Despite a growing understanding of the importance of increasing representation of women and people of color in science, technology, engineering and mathematics (STEM) professions, large gaps of access still exist. According to a recent 3M State of Science Index survey, 69% said underrepresented minorities don’t have equal opportunities to STEM education and careers. They point to obstacles like access (72%), affordability (47%) and bias and prejudice (37%) as significant barriers that are preventing adequate representation in the field. 87% of respondents believe more needs to be done to recruit a diverse workforce in STEM careers and 79% said science companies with a more diverse workforce would have a greater positive impact on society.
Gender and racial underrepresentation in STEM remains a significant challenge in the field. Black and Hispanic workers hold 9% and 8% of STEM positions, respectively, according to a 2021 study conducted by Pew Research – both of which fall behind their proportion of all workers. The study also notes that Black and Hispanic adults make up a lower share of STEM college graduates compared to their share of the population: Black students earned 7% of STEM bachelor’s degrees in 2018 while accounting for 10% of all bachelor’s degrees and Hispanic students earned 12% of STEM bachelor’s degrees that year while accounting for 15% of all bachelor’s degrees.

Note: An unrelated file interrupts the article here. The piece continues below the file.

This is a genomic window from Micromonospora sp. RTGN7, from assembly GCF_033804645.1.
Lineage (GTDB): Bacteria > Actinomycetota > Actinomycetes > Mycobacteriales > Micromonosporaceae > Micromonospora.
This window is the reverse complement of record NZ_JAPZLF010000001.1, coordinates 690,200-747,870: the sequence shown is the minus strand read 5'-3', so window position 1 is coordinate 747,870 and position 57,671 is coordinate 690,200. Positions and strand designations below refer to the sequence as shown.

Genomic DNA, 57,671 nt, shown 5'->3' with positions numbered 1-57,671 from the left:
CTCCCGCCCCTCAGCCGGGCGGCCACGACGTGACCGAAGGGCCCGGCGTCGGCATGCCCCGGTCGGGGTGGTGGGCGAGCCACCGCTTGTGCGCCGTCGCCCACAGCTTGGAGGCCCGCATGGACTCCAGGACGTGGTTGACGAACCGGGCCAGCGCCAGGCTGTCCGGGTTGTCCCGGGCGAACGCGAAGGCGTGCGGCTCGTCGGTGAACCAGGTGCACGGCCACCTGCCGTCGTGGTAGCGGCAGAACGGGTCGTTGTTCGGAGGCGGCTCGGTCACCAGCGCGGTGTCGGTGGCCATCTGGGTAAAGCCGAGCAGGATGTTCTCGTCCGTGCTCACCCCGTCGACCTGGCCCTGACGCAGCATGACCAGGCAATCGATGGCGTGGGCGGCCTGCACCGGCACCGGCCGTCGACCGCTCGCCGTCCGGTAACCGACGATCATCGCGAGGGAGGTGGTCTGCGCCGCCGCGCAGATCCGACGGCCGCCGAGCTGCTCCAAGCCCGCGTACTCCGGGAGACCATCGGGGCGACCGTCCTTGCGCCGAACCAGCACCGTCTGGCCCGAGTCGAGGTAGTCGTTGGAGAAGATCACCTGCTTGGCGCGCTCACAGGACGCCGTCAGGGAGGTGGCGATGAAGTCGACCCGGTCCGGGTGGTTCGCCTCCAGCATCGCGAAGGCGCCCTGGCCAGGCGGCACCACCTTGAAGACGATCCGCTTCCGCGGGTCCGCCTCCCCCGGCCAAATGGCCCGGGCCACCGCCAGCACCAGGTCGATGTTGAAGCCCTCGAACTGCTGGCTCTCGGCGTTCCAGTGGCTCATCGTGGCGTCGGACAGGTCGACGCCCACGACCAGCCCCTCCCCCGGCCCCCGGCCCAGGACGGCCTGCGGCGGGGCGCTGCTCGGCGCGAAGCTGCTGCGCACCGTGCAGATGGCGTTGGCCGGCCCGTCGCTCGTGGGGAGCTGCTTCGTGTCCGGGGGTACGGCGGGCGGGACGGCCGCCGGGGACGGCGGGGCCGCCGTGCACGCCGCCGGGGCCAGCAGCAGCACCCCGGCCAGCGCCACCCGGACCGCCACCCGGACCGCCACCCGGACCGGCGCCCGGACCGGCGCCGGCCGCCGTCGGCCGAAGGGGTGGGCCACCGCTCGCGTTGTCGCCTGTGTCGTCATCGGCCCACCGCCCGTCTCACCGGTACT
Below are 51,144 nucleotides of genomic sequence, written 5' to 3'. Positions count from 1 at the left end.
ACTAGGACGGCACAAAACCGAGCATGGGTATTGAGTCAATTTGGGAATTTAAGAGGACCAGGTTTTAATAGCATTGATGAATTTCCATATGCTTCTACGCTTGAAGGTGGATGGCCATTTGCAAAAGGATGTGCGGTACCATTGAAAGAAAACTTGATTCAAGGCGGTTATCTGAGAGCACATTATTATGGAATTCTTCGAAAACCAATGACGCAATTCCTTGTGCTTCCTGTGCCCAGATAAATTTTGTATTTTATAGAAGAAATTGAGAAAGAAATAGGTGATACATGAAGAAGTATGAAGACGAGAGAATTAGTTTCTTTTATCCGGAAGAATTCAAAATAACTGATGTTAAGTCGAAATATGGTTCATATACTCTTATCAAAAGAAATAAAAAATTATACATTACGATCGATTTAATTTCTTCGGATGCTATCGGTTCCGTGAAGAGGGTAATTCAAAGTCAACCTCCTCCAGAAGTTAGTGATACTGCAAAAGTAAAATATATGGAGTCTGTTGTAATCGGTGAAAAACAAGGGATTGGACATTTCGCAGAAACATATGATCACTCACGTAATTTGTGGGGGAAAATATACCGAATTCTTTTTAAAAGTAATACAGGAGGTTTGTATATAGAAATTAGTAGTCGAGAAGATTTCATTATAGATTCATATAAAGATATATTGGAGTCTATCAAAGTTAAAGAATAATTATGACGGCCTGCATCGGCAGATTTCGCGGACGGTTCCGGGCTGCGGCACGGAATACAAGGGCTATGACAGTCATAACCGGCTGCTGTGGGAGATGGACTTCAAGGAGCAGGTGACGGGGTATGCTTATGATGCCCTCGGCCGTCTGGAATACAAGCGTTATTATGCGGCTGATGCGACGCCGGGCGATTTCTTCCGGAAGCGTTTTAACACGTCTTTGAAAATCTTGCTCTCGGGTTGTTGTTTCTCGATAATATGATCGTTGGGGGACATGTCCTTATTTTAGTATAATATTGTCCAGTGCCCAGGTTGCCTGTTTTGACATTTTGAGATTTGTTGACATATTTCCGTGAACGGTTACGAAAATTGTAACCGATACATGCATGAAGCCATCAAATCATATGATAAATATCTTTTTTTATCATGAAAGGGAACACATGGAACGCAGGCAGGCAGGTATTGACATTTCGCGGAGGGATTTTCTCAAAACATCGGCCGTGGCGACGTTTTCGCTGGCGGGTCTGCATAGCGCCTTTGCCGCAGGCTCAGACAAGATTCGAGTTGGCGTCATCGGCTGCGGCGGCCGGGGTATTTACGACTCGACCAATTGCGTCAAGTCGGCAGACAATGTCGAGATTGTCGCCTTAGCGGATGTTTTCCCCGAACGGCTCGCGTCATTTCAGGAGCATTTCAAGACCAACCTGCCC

Similar to STEM representation among Black and Hispanic workers, women in STEM remain underrepresented both in education and the STEM workforce. Women earned 53% of STEM bachelor’s degrees in 2018, slightly under the 58% of all college degrees women earned that year. Workforce underrepresentation is particularly glaring in professions like engineering, computing and physical science jobs. Despite accounting for 47% of the overall workforce, women only make up 40% of physical science workers, 25% of computing workers and just 15% of engineering workers.
Robert F. Smith’s Commitment to Expanding Opportunities in STEM
Robert F. Smith, Founder, Chairman and CEO of Vista Equity Partners, has prioritized increasing access to STEM professions for underrepresented minorities. Smith is the Founding Director and President of the Fund II Foundation, an organization with a mission to “preserve the African American experience, safeguard human rights, provide music education, preserve the environment while promoting the benefits of the outdoors, and sustain critical American values such as entrepreneurship.” The flagship program of the Fund II Foundation, internXL, is a paid internship program that connects students of color to internship opportunities. Smith said that internXL was created “to create pipelines and opportunities for minority students to work with many of the top tech companies in the world, providing experiences that many students never thought were accessible.” Currently, more than 200 companies – including institutions like Vista, Deloitte, Citi and AT&T – have signed up to participate in this program.
Smith has also emphasized increasing STEM programs at his alma mater, Cornell University, where he majored in chemical engineering. Smith, as well as the Fund II Foundation, have donated more than $50 million to expand scholarships, mentorships and enrichment programs for women and people of color who seek to pursue careers in STEM fields. Learn more about Smith’s work to increase diversity in STEM.